In determining the appropriate disciplinary action, the tribunal emphasised that the aim of the sanctions was to protect the public and maintain professional standards by deterring the doctor from repeating the professional misconduct and other doctors from engaging in similar conduct.
Ultimately, the doctor was found guilty of professional misconduct and suspended for nine months. Conditions were imposed on his registration prohibiting him from accessing and prescribing endogenous adrenal androgenic steroids, testosterone or growth hormone related peptides, and he was required to undergo quarterly audits.
Consistent with the doctor’s earlier self-imposed restrictions on areas of his practice, the tribunal formally ordered him to restrict his practice to: hair restoration treatment, skin laser resurfacing, injections of dermal fillers and neurotoxins, minor skin excisions, ear lobe repair and lipodissolve therapy.
The doctor was also ordered to pay the Medical Board a $15,000 fine and its costs.
This case highlights the importance of doctors regularly assessing their prescribing habits and only prescribing medications with an approved clinical indication or therapeutic benefit.
Doctors must obtain the patient’s informed consent when prescribing a treatment and inform the patient of any material risks of the treatment. A key aspect of the consent conversation is asking the patient about what is important to them and if there is anything they are particularly worried about.
It’s also important to document all treatment and prescribing decisions in the patient’s medical records. This includes any information given to the patient about the purpose and the benefits and risks of the medication prescribed, as well as the dosage, frequency and period of prescription.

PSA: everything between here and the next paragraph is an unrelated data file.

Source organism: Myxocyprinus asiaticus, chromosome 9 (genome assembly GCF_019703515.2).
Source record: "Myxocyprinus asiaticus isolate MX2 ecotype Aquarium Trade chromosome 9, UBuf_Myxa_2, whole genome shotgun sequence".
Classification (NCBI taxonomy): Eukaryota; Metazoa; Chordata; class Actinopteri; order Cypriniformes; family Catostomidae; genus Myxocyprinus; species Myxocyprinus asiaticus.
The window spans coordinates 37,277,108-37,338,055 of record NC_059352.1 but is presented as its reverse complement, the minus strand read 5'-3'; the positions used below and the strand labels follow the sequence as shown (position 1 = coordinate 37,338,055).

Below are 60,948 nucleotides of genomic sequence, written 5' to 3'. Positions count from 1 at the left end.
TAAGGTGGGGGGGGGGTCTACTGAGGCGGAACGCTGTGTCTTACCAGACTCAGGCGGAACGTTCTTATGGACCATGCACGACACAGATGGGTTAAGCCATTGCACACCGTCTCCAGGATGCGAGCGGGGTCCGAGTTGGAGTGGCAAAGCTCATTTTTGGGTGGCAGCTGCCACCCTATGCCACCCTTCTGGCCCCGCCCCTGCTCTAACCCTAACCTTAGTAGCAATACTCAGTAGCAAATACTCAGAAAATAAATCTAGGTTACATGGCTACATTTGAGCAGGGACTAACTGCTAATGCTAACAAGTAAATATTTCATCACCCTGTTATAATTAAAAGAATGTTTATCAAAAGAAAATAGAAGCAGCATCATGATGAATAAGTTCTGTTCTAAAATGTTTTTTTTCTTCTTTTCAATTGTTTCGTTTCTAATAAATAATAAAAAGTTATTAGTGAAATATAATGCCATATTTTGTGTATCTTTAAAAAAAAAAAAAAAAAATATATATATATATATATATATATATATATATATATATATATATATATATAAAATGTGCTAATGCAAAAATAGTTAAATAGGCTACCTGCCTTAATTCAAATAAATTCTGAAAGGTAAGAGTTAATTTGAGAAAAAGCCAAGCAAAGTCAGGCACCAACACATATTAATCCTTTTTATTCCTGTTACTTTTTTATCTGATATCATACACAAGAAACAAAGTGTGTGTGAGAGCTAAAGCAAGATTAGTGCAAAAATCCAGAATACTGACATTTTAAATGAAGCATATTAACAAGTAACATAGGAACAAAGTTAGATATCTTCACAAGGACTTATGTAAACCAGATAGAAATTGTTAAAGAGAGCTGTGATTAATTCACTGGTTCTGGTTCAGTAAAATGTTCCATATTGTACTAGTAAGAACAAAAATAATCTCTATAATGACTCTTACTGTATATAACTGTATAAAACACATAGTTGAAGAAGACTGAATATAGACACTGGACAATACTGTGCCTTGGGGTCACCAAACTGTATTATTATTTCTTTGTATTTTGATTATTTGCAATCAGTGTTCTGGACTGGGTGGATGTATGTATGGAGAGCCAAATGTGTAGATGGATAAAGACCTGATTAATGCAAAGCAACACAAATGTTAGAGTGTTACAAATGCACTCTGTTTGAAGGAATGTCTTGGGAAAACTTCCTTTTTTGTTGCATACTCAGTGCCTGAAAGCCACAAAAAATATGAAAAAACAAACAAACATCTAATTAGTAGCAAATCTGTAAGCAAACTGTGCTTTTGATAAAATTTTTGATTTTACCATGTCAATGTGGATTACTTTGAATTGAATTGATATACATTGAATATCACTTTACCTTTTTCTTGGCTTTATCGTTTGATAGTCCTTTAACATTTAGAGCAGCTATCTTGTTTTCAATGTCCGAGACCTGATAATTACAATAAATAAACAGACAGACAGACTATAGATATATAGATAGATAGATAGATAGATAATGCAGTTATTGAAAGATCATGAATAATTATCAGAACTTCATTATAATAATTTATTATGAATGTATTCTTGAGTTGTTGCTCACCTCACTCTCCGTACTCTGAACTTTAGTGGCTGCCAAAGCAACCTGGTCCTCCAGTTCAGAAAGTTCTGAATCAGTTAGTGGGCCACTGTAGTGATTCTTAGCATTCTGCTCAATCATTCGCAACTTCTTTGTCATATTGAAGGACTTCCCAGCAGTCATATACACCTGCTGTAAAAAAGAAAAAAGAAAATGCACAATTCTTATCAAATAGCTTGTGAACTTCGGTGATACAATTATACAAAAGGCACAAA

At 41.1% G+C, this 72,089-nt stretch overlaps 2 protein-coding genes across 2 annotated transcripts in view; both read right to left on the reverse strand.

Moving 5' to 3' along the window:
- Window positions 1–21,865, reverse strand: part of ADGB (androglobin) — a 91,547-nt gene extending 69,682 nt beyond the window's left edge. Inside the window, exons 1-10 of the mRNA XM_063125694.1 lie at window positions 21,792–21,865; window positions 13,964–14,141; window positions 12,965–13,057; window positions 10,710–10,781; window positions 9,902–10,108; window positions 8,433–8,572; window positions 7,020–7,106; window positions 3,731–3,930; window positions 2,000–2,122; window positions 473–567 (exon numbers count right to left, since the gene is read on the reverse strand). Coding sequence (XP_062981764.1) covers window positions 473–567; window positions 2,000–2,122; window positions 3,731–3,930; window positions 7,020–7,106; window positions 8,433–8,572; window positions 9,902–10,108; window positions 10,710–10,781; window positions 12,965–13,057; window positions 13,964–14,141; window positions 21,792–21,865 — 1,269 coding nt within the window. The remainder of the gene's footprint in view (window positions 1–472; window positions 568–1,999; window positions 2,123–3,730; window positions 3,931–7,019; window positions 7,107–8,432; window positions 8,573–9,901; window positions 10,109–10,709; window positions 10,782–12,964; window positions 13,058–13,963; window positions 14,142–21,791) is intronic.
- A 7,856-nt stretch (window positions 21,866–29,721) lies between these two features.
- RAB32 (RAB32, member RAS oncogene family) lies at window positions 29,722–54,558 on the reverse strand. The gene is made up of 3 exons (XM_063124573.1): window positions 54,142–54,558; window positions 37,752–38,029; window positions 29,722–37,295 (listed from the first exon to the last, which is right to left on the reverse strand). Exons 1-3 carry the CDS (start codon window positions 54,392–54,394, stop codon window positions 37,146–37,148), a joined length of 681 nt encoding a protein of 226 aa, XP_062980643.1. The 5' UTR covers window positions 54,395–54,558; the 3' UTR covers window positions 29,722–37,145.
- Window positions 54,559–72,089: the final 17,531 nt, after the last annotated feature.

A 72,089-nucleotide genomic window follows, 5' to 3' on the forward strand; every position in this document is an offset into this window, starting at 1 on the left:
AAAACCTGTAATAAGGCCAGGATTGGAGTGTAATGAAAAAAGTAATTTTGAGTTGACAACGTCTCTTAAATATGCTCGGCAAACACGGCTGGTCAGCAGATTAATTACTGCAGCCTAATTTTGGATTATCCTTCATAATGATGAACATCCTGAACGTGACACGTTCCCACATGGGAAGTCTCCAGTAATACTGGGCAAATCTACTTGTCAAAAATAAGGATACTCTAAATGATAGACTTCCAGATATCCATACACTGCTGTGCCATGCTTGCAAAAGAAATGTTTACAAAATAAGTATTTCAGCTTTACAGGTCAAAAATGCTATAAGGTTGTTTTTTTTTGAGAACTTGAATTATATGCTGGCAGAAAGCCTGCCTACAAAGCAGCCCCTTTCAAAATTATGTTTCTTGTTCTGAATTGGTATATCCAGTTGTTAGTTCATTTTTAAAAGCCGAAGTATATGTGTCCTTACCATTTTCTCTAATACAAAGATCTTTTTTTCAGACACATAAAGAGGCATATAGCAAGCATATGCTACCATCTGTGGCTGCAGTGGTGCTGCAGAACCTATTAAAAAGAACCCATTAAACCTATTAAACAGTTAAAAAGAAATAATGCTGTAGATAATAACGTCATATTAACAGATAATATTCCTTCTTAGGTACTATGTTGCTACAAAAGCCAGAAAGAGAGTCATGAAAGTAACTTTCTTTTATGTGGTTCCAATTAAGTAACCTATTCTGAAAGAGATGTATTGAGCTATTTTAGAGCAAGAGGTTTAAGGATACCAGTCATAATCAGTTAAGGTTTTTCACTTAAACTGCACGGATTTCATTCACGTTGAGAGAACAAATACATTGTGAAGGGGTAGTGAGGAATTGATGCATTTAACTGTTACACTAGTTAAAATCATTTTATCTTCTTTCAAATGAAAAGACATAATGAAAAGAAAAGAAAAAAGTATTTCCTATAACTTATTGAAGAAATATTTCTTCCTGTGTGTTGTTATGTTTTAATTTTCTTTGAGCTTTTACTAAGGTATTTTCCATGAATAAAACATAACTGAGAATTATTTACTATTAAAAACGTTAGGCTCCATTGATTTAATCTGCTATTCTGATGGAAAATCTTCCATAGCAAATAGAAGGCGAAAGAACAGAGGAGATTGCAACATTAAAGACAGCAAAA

- Only prescribe medications with an approved indication or evidence to support a therapeutic benefit.
- Document the clinical indication in the patient’s medical records and the dosage, frequency and period of prescription.
- If you are uncertain about whether it is appropriate to prescribe a PIED, consider referring the patient for a specialist opinion.
- eLearning course: Prescribing principles: Part one – general prescribing issues
- eLearning course: Informed consent and more
- eLearning course: Medical records: Chapter one: documentation
The case discussed in this publication is based on a real case. Certain information has been de-identified to preserve privacy and confidentiality. The information in this article does not constitute legal advice or other professional advice and should not be relied upon as such. It is intended only to provide a summary and general overview on matters of interest and it is not intended to be comprehensive. You should seek legal or other professional advice before acting or relying on any of its content.
IMPORTANT: This publication is not comprehensive and does not constitute legal or medical advice. You should seek legal or other professional advice before relying on any content, and practise proper clinical decision making with regard to the individual circumstances. Persons implementing any recommendations contained in this publication must exercise their own independent skill or judgement or seek appropriate professional advice relevant to their own particular practice. Compliance with any recommendations will not in any way guarantee discharge of the duty of care owed to patients and others coming into contact with the health professional or practice. Avant is not responsible to you or anyone else for any loss suffered in connection with the use of this information. Information is only current at the date initially published.